Today I will be on the BBC radio 4 programme Inside Science  at 16:30, repeated also at 21:00.  We briefly discuss some aspects of the physics involved in snooker from simple newtonian mechanics to non-trivial differential equations that can only be solved by computer simulations. No matter how much we as can understand the game as scientists it unfortunately does not carry over to being a proficient player. In there are so many variables that professional players perfect their skills through practice instead of relying on the science.

The episode can also be listened to here after today.

More details about some of the physics in snooker can be found from my previous work at Loughborough University with the following link: Snooker Physics


View original post

Inaugural physics cafe at The Kings School Grantham

Dr Phil Sutton

Today I visited The Kings School in Grantham to talk about my current and future research interests with students. This was the first of their physics cafes where lecturers are invited to talk to the students in an informal setting and current topics in physics.


I briefly talk about Saturn’s rings and my own interests in the narrow F ring (illustrated below with the two nearby moons Prometheus and Pandora. Then we moved on to other topics like gravitational waves and how the Earth’s climate might be altered by the movement of the Sun in the Milkyway.


We finished with some cake and the students asking questions on various areas of astrophysics from pulsars to exoplanet detection methods.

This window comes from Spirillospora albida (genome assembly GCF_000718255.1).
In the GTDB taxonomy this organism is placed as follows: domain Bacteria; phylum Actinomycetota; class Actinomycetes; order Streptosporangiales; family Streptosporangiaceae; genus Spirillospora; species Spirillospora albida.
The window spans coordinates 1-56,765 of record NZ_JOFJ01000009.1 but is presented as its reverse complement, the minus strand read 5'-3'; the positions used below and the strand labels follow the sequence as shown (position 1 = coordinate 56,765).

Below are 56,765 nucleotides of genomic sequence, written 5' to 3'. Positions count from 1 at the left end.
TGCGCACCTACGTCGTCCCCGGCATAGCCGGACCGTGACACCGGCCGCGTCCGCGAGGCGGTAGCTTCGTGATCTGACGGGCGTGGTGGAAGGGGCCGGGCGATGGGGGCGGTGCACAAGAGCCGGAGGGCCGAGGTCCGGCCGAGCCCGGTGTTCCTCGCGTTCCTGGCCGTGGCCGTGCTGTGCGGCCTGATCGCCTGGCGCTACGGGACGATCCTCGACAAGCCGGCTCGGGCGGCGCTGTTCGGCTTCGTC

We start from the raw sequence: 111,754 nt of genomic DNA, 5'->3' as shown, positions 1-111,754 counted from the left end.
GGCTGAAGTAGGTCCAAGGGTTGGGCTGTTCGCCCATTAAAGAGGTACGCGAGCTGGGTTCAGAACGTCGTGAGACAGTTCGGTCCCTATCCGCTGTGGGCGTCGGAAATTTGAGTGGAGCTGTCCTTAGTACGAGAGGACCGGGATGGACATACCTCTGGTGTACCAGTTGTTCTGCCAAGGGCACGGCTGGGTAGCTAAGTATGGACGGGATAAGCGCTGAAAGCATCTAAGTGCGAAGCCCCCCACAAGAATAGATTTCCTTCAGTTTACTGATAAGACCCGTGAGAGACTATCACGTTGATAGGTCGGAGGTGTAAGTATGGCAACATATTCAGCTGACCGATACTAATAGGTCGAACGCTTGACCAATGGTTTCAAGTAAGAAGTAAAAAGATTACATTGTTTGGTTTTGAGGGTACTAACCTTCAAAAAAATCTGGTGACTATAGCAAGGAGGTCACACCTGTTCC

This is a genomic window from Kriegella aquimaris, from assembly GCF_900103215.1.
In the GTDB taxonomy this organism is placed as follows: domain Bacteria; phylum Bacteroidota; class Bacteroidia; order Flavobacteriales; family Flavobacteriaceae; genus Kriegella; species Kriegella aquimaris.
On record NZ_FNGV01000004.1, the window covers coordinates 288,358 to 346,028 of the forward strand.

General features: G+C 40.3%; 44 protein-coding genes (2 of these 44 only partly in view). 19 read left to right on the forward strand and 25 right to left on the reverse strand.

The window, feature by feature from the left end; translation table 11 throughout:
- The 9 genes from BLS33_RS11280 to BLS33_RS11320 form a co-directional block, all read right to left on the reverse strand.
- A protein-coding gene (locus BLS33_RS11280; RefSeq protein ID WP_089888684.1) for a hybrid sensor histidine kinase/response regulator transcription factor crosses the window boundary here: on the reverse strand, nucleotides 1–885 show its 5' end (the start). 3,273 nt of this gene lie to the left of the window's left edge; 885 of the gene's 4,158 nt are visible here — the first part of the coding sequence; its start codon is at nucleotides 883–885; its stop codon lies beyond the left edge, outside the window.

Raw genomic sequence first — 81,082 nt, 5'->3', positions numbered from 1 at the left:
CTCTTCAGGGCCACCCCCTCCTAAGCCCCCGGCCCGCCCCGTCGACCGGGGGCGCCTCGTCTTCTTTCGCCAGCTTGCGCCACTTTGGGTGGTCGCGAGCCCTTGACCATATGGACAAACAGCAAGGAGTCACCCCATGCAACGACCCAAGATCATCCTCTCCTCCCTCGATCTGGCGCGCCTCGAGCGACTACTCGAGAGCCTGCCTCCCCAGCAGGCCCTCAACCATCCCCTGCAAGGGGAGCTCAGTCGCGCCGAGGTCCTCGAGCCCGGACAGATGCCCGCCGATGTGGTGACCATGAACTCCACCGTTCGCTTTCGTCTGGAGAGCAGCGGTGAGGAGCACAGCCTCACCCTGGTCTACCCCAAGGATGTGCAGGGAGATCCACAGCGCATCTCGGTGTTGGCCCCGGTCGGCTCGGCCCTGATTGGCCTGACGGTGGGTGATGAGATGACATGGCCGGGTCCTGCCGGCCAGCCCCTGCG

View original post

Studying The Stars To Understand The Universe

EXPERT COMMENT: How we’re using the largest ever recorded set of galactic data to study the stars

Astrophysicist Dr Phil Sutton explains the possibilities opened up by new data from the European Space Agency’s Gaia satellite.

The Gaia satellite. After 22 months of observations, the second release of data contains the position and brightness of 1,692,919,135 stars

The Gaia mission is a space-based observational survey of over 1 billion stars in our local neighbourhood, the Milky Way (pictured above).It will measure the precise position of stars using a technique known as astrometry.

This will give a detailed three-dimensional map of the Milky Way and is complemented by spectroscopic measurements of the same stars.

Here, along with the precise position of stars in the Milky Way, the Doppler effect is used to find relative velocities of stars by a shift in wavelength of their observed light.

The result is a detailed kinematic map of stars in our local neighbourhood, which is important, as we still do not fully understand why stars move the way they do in galaxies.

Observations dating back to the 1930’s suggested that the rotation curves of galaxies do not fit with Keplerian orbits.

For planets and asteroids in the solar system, their orbits are generally well understood and follow Keplerian laws.

However, at a galactic scale, it was found that galaxies rotated far too fast for the matter we could see.

This discovery led to the concept of dark matter, which is needed to increase the orbital velocities of stars in galaxies.

Along with the increased orbital velocities, stars are also observed to exhibit some randomness to their motion around the centre of galaxies.